Open Access Capstone
Doctor of Occupational Therapy (OTD)
The capstone project examined the effect of certified therapy dog interaction with residents of a long-term care facility. The primary researcher utilized the assistance of a certified therapy dog and certified therapy handler for five visits to the long-term care facility for a timeframe of once a week for five consecutive weeks. The visits were for a fifteen minute dog visitation in the participant’s room, which comprised the experimental group. The primary researcher monitored the participant’s interaction with the dog, verbalizations, and smile counts during this time. Control group was observed in the courtyard for five consecutive weeks for no dog interaction, until the last final visit. During this time, the primary researcher monitored smile and verbalizations for the fifteen minute duration. The Geriatric Depression Scale (GDS) was used as the pre- and post-test measurement. The primary researcher also inquired about three additional items: medication changes, visitors to the participant, and the number of outings for the participant. Results on the GDS control group showed a non-significant difference between the pre-GDS scores (M=1.6, SD=0.548) and post-GDS scores (M=1.8, SD=1.789); t(4) =-.272, p=0.799. Further, the experimental group, non-significant difference between pre-GDS scores (M=2.2, SD=1.789) and the post-GDS (M=3.0, SD=0.707); t(4) =-.930, p=0.405). Smile analysis results showed the experimental group had a significantly higher mean smile count (18.1) after interactions with a therapy dog compared to the control group that did not receive animal or human interaction (2.8), t(4.094) = 3.955, p = 0.016. The study also found that the experimental group did have statistically higher mean verbalizations (23.5) after interactions with a therapy dog compared to the control group that did not have any animal or human interaction (3.2), t (4.078) = 2.819, p = 0.047. A significant difference was found between the average, non-dog meeting smile counts (M = 2.8, SD = 0.929) and the one dog-assisted visit (M vi = 21.4, SD=7.300); t(4)=-6.393, p=0.003. There was a significant difference between the average, non-dog meeting verbalizations (M=3.2, SD=1.579) and the one dog-assisted visit (M=15.8, Sd=6.978); t(4)=-4.735, p=0.009.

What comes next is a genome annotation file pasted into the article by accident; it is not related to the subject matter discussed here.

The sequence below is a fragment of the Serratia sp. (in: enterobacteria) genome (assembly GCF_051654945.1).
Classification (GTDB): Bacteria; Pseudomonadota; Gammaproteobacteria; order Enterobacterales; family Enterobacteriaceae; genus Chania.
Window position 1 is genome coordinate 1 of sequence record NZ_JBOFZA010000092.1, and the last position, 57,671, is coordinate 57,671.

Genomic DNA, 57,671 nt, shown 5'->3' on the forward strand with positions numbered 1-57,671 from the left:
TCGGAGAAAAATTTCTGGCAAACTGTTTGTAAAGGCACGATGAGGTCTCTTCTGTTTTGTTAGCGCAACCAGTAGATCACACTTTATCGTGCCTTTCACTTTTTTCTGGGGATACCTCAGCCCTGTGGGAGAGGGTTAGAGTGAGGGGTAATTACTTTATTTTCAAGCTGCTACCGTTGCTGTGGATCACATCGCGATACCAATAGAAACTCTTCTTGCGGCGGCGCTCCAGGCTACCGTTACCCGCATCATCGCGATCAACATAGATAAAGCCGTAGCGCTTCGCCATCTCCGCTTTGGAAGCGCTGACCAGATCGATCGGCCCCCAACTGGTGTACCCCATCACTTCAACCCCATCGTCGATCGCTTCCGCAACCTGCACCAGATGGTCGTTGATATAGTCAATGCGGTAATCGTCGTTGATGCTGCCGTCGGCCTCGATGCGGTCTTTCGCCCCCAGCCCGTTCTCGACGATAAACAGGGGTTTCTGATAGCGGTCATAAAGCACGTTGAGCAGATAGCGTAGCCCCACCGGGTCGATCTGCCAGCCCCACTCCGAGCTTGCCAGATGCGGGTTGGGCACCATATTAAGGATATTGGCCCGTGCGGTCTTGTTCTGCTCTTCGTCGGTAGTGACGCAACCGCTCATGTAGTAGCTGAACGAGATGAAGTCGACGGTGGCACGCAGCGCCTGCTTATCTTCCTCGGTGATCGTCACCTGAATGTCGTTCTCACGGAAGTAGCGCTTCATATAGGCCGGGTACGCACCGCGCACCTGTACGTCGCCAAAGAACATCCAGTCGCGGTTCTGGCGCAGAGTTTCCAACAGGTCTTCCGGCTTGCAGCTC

In conclusion, this study found that the GDS scores were not altered by a certified therapy dog visiting for the duration of fifteen minutes. However, this study did find that significant results in both smiles and verbalizations increased with a certified therapy dog’s interaction for a duration of fifteen minutes, once a week, for the course of a five week duration of study.
Colleen Schneck, ScD, OTR/L, FAOTA
Camille Skubik-Peplaski, PhD, OTR/L, BCP, FAOTA
2015 Leah S Simpkins
Simpkins, Leah Shea, "DOG VISITATION IN LONG-TERM CARE AND ITS EFFECTS ON DEPRESSION" (2015). Occupational Therapy Doctorate Capstone Projects. 4.